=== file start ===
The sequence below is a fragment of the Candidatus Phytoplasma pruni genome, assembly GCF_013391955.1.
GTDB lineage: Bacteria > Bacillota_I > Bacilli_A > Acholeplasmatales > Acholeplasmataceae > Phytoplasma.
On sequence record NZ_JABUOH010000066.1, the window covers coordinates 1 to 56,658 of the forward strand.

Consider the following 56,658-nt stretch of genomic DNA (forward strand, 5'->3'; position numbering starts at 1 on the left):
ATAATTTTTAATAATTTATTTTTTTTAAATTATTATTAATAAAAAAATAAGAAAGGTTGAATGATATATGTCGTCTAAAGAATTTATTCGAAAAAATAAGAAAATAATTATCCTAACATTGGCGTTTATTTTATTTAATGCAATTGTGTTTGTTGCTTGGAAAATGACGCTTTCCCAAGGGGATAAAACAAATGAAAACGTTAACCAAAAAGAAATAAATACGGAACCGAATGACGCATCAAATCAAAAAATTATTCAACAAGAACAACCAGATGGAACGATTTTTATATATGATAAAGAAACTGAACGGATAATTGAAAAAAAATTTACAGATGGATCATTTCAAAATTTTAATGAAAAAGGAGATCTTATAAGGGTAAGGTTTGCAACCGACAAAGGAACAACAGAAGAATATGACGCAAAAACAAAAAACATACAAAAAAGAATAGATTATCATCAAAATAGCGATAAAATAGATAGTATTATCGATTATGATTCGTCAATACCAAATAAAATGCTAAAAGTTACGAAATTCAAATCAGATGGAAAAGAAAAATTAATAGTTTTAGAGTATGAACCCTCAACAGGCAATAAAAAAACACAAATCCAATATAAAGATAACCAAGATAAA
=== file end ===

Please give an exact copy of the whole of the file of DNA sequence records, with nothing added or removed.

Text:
The sequence below is a fragment of the Candidatus Phytoplasma pruni genome, assembly GCF_013391955.1.
GTDB lineage: Bacteria > Bacillota_I > Bacilli_A > Acholeplasmatales > Acholeplasmataceae > Phytoplasma.
On sequence record NZ_JABUOH010000066.1, the window covers coordinates 1 to 56,658 of the forward strand.

Consider the following 56,658-nt stretch of genomic DNA (forward strand, 5'->3'; position numbering starts at 1 on the left):
ATAATTTTTAATAATTTATTTTTTTTAAATTATTATTAATAAAAAAATAAGAAAGGTTGAATGATATATGTCGTCTAAAGAATTTATTCGAAAAAATAAGAAAATAATTATCCTAACATTGGCGTTTATTTTATTTAATGCAATTGTGTTTGTTGCTTGGAAAATGACGCTTTCCCAAGGGGATAAAACAAATGAAAACGTTAACCAAAAAGAAATAAATACGGAACCGAATGACGCATCAAATCAAAAAATTATTCAACAAGAACAACCAGATGGAACGATTTTTATATATGATAAAGAAACTGAACGGATAATTGAAAAAAAATTTACAGATGGATCATTTCAAAATTTTAATGAAAAAGGAGATCTTATAAGGGTAAGGTTTGCAACCGACAAAGGAACAACAGAAGAATATGACGCAAAAACAAAAAACATACAAAAAAGAATAGATTATCATCAAAATAGCGATAAAATAGATAGTATTATCGATTATGATTCGTCAATACCAAATAAAATGCTAAAAGTTACGAAATTCAAATCAGATGGAAAAGAAAAATTAATAGTTTTAGAGTATGAACCCTCAACAGGCAATAAAAAAACACAAATCCAATATAAAGATAACCAAGATAAA